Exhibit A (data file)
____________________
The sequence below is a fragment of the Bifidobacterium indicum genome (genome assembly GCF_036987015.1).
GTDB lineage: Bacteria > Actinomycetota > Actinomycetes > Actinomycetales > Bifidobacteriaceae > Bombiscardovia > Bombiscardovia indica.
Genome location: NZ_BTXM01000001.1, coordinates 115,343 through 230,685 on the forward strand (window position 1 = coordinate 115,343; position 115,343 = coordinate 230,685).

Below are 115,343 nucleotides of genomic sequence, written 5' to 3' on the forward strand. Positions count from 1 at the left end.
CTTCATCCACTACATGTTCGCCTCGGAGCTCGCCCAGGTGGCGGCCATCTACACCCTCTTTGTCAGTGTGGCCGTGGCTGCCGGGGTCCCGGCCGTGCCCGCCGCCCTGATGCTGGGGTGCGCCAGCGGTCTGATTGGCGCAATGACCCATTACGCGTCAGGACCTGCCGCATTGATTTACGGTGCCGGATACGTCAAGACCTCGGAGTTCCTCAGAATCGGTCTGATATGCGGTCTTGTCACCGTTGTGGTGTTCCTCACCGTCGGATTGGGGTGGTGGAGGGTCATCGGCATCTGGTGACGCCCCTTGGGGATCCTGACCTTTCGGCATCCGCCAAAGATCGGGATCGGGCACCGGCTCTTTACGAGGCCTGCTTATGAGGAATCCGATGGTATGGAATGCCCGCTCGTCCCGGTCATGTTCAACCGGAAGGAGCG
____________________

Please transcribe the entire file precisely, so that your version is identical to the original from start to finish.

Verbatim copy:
The sequence below is a fragment of the Bifidobacterium indicum genome (genome assembly GCF_036987015.1).
GTDB lineage: Bacteria > Actinomycetota > Actinomycetes > Actinomycetales > Bifidobacteriaceae > Bombiscardovia > Bombiscardovia indica.
Genome location: NZ_BTXM01000001.1, coordinates 115,343 through 230,685 on the forward strand (window position 1 = coordinate 115,343; position 115,343 = coordinate 230,685).

Below are 115,343 nucleotides of genomic sequence, written 5' to 3' on the forward strand. Positions count from 1 at the left end.
CTTCATCCACTACATGTTCGCCTCGGAGCTCGCCCAGGTGGCGGCCATCTACACCCTCTTTGTCAGTGTGGCCGTGGCTGCCGGGGTCCCGGCCGTGCCCGCCGCCCTGATGCTGGGGTGCGCCAGCGGTCTGATTGGCGCAATGACCCATTACGCGTCAGGACCTGCCGCATTGATTTACGGTGCCGGATACGTCAAGACCTCGGAGTTCCTCAGAATCGGTCTGATATGCGGTCTTGTCACCGTTGTGGTGTTCCTCACCGTCGGATTGGGGTGGTGGAGGGTCATCGGCATCTGGTGACGCCCCTTGGGGATCCTGACCTTTCGGCATCCGCCAAAGATCGGGATCGGGCACCGGCTCTTTACGAGGCCTGCTTATGAGGAATCCGATGGTATGGAATGCCCGCTCGTCCCGGTCATGTTCAACCGGAAGGAGCG